Of Political Winds and Steely Resolve

Nov. 1, 2006
While trends for fuel prices were down in early November, those for steel prices - particularly stainless steel - were up again despite record output, according to leading consultant MEPS Ltd.

While trends for fuel prices were down in early November, those for steel prices - particularly stainless steel - were up again despite record output, according to leading consultant MEPS Ltd. Not that there’s a correlation but so were the fortunes of Democrats, who swept into control of both houses of Congress, six additional governorships and 15 more state legislatures in fall elections.

Both were hot topics at the annual meeting of the Water & Wastewater Equipment Manufacturers Association in San Diego, Nov. 9-11. Much of the talk was about how changing political winds might affect the industry. And, while Democrats are generally considered more environmentally friendly, a couple factors reined in enthusiasm, largely readoption of a “pay-as-you-go” fiscal policy that means any proposed spending increases have to be offset by cuts elsewhere.

WWEMA President Dawn Kristof-Champney also pointed out only two of 11 spending bills were approved by the outgoing 109th Congress so it was likely an omnibus bill would be adopted before committee chairs switched to the new majority party. That meant no gains for the Drinking Water State Revolving Fund and Clean Water State Revolving Fund, the latter focusing on wastewater projects and halved to $675 million over three years. On the upside, the CWSRF is expected to reach $100 billion by 2015 and loaned out nearly $5 billion in 2005.

Another election drawback was the loss of Rep. Clay Shaw, R-FL, the primary champion of the effort to lift state caps on Private Activity Bonds to allow private investors to help fund shortfalls in meeting infrastructure priorities - whose needs were underscored by the 2005 ASCE Infrastructure Report Card rating of D- for drinking water and wastewater. But WWEMA members were encouraged by incoming chairpersons in related committees, such as the Senate Committee on Energy and Natural Resources (with the gavel simply passed from Pete Domenici, R-NM, to Jeff Bingaman, D-NM).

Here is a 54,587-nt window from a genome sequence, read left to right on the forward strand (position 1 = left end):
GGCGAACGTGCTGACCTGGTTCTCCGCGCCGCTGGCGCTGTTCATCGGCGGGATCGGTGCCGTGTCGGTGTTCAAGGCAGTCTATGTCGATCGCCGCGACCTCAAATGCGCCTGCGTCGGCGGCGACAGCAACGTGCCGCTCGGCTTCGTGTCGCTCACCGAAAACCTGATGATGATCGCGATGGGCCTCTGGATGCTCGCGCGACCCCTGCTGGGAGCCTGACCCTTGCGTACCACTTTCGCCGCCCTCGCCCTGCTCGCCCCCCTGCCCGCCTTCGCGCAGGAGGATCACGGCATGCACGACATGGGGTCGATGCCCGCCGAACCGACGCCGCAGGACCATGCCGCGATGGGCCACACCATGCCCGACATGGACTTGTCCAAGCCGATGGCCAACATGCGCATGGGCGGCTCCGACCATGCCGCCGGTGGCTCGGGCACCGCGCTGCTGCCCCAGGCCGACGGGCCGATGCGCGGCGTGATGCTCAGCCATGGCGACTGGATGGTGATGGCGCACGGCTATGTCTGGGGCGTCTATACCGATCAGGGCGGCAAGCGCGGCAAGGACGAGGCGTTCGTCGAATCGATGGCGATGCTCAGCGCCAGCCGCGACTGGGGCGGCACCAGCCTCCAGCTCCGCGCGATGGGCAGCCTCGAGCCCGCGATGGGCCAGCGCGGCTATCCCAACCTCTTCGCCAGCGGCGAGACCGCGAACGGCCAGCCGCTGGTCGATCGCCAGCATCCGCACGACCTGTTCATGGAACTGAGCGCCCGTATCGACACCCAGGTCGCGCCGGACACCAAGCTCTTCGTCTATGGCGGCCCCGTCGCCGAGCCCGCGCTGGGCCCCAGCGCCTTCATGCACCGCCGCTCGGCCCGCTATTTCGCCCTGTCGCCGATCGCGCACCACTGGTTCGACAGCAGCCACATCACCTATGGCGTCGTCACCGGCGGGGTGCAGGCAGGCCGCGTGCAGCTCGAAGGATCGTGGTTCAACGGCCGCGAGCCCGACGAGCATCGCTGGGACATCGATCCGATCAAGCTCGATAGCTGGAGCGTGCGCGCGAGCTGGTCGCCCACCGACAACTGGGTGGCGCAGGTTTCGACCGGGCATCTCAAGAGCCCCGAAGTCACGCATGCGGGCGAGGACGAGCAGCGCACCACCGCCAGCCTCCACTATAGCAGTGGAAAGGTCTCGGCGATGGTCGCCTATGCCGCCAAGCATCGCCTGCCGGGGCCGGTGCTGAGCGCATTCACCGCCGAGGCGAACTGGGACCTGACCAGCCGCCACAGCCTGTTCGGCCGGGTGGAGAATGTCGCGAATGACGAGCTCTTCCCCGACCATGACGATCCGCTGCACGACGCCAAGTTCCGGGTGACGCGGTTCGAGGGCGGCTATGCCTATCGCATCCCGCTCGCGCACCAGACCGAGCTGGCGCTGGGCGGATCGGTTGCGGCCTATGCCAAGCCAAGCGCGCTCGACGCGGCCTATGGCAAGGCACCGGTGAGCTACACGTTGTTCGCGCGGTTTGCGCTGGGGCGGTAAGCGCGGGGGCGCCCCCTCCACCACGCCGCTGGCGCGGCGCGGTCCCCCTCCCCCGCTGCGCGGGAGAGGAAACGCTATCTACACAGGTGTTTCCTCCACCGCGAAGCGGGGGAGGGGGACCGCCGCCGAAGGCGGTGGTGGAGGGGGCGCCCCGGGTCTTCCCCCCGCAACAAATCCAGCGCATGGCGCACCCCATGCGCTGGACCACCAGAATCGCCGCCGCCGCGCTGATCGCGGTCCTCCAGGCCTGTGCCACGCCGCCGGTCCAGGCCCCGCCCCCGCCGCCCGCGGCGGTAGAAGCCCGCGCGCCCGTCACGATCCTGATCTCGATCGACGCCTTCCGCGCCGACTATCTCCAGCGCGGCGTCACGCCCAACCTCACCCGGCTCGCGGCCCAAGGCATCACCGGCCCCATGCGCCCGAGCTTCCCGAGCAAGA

With respect to steel, WWEMA members debated how to make ends meet or recover escalated costs with such volatility in the critical construction material’s pricing. Oddly, a shortfall of nickel - a key component - is the reason for the recent impact, in addition to pressure from ongoing resource competition from strong economies in China and India. Another competitive point was the booming oil & gas industry, which also was drawing away contractors. There were seven price increases in 2006 for stainless steel and nickel has gone from $2.70 /lb in 2001 to $14.70 /lb. Some members have tried to adopt a form of “stainless steel price escalator” in contracts to encourage same-year delivery. Others simply shrugged due to elongated periods (up to three or more years) between contract bid awards and delivery to public agencies. Where industrial contracts were concerned, there was more leeway to pass along hikes.

In the end, promoting funding and enforcement were the two top focuses WWEMA settled on for 2007, with emerging contaminant spotlights on perchlorate and nanomaterials. On the plus side, Kristof-Champney noted, with continued high fuel costs, energy efficiency is increasingly the name of the game in big water and wastewater applications, which highlights life cycle costs and value-based procurement.

In other news, we learned at WEFTEC.06 the Water Environment Federation has revived its “Industrial Wastewater Conference” as “Industrial Water Quality 2007,” set for July 29-Aug. 1 in Providence, RI, along with the New England Water Environment Association and Water Environment Research Foundation. WEF held the original for 10 years before rolling it into WEFTEC in 2005. We’re glad it’s back.

Carlos David Mogollón, Managing Editor

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